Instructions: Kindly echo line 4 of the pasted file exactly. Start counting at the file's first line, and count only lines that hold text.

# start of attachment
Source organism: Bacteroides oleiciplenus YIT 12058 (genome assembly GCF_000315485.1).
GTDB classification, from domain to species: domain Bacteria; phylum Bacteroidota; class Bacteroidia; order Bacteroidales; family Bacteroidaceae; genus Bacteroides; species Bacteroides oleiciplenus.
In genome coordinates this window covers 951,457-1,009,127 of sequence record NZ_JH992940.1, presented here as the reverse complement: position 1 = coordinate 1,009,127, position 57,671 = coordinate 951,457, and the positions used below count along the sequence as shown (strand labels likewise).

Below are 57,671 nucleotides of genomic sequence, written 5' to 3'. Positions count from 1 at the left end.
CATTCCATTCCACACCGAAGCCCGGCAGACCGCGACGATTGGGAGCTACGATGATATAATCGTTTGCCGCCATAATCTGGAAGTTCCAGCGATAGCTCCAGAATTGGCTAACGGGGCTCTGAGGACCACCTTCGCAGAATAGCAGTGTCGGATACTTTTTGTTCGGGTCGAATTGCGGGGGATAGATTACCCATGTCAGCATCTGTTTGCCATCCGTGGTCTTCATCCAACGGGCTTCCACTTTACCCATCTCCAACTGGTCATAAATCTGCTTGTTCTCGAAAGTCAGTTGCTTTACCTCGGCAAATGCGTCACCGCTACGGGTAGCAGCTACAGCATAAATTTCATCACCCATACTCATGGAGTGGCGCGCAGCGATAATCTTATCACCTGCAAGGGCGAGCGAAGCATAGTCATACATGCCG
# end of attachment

Below are 57,671 nucleotides of genomic sequence, written 5' to 3'. Positions count from 1 at the left end.